Given the current emphasis on “big data” it is important to recognize what data “can and cannot” do. This was recently addressed in a very perceptive article by the New York Times’s David Brooks. While acknowledging the benefits of gathering and analyzing huge amounts of data, one needs to recognize limitations. Brooks cites a number of things that he believes big data does poorly:
- Data struggles with the social – “it’s foolish to swap the amazing machine in your skull for the crude machine on your desk.”
- Data struggles with context – “Data analysis is pretty bad at narrative and emergent thinking, and it cannot match the explanatory suppleness of even a mediocre novel.”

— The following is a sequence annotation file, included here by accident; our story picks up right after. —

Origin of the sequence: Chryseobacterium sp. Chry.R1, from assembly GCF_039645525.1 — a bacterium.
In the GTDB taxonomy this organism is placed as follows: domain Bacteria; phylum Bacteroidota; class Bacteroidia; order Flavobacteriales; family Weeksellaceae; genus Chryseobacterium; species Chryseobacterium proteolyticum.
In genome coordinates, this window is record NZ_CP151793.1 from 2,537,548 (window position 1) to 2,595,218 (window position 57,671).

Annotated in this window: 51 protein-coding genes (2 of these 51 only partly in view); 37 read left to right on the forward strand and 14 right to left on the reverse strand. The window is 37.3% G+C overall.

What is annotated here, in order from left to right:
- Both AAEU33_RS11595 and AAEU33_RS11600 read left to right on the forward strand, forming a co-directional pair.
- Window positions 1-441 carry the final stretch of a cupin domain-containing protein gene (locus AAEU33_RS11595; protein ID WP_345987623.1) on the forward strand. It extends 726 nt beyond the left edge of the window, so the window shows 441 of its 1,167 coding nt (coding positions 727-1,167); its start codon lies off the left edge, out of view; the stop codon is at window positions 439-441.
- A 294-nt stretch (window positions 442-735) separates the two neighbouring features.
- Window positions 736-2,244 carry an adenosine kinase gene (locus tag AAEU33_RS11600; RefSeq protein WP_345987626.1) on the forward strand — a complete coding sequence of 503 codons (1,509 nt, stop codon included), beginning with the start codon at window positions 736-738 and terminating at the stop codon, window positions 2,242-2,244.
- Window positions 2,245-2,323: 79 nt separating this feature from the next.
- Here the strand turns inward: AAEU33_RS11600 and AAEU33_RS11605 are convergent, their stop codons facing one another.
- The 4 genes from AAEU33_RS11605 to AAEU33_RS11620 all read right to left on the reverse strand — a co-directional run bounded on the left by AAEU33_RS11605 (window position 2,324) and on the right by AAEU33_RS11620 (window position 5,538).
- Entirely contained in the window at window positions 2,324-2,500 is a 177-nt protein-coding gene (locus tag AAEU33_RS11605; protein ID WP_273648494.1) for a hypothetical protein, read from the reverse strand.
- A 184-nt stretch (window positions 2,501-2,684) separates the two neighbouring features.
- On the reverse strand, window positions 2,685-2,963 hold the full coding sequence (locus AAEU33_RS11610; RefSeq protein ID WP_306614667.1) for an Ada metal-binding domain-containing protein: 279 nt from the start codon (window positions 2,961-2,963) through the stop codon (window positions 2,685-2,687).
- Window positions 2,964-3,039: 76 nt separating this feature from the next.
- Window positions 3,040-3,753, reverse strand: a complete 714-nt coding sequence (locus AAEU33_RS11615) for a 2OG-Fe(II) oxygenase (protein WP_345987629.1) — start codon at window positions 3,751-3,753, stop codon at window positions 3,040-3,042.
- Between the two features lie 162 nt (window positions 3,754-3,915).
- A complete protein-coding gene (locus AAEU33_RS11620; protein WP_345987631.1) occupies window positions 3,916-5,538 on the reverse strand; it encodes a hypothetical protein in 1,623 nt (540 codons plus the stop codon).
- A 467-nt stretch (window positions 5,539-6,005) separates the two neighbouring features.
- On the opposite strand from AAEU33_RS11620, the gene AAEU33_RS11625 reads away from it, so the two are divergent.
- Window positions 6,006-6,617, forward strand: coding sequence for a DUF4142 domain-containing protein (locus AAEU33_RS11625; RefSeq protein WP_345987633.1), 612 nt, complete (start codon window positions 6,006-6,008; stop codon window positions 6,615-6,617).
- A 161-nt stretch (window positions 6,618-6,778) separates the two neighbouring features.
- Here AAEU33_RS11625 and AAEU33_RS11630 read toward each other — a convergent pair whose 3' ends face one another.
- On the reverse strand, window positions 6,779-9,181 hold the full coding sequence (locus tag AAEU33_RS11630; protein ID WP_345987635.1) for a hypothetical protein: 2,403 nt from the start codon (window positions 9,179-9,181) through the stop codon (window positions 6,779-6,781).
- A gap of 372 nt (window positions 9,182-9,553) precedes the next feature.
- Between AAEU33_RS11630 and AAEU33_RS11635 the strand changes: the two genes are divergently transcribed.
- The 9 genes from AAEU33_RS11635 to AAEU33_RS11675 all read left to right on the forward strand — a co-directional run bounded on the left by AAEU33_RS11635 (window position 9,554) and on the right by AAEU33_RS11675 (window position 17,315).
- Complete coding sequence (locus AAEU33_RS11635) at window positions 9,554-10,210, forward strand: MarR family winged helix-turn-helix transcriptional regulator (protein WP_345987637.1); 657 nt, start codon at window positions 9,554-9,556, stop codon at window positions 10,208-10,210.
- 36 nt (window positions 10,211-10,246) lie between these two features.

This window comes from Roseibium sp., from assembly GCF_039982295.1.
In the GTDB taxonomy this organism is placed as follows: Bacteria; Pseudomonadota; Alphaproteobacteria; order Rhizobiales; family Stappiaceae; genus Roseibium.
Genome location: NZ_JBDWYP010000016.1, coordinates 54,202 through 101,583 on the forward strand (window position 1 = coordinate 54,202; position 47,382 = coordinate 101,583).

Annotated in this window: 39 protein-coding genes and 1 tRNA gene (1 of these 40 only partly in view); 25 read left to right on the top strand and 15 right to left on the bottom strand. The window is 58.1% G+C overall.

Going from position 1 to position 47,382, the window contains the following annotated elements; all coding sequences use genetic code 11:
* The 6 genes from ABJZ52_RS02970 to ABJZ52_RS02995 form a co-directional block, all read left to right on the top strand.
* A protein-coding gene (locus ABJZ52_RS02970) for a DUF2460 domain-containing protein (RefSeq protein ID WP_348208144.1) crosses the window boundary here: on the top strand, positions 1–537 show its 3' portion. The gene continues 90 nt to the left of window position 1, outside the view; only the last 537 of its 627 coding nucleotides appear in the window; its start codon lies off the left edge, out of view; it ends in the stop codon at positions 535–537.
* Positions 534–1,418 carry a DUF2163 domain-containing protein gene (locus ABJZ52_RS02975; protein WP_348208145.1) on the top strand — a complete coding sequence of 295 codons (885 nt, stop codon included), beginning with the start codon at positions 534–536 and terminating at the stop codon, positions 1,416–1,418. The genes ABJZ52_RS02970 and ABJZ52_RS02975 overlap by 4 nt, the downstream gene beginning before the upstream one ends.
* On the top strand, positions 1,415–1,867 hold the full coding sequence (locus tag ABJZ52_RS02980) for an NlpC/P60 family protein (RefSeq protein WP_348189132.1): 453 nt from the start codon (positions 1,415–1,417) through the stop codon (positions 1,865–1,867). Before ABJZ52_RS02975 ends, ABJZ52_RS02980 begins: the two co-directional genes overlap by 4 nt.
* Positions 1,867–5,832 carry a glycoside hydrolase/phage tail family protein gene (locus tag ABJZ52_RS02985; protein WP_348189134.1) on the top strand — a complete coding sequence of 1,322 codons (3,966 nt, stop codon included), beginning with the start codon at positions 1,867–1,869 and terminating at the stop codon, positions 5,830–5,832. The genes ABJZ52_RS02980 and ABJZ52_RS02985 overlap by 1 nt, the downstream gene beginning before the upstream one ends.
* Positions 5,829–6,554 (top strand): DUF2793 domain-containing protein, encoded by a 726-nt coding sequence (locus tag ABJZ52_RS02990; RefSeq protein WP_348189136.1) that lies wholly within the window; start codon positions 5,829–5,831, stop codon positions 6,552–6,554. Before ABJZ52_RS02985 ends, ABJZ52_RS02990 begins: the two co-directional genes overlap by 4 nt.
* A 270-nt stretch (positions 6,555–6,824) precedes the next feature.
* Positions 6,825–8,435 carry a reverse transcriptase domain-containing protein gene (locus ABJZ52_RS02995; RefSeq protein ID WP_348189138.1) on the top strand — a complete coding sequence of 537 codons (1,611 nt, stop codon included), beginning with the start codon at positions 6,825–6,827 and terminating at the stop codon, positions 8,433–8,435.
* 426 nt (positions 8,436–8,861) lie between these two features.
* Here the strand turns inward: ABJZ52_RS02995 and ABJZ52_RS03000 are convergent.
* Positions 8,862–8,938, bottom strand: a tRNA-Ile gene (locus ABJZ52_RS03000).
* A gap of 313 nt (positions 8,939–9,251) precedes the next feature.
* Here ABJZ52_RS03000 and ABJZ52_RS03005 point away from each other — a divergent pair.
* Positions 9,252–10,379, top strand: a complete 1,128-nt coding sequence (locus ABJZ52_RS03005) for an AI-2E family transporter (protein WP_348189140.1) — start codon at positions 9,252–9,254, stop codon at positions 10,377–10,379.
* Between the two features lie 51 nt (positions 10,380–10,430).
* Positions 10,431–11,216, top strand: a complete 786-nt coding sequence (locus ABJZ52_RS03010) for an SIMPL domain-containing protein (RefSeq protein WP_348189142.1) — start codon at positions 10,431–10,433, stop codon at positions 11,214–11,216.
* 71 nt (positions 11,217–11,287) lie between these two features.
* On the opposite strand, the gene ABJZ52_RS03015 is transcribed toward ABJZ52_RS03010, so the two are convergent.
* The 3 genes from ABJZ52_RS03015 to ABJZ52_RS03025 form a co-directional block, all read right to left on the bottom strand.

- Data creates bigger haystacks – “The haystack gets bigger, but the needle we are looking for is still buried deep inside.”
- Big data has trouble with big problems – “For example, we have had huge debates over the best economic stimulus, with mountains of data, and as far as I know not a single major player in this debate has been persuaded by data to switch sides.”
- Data obscures values – “Data is never raw; it is always structured according to somebody’s predispositions and values.”
Click here for the article.
Brooks has made a number of interesting points. I’m sure there will be controversial points of view among the readers of this blog!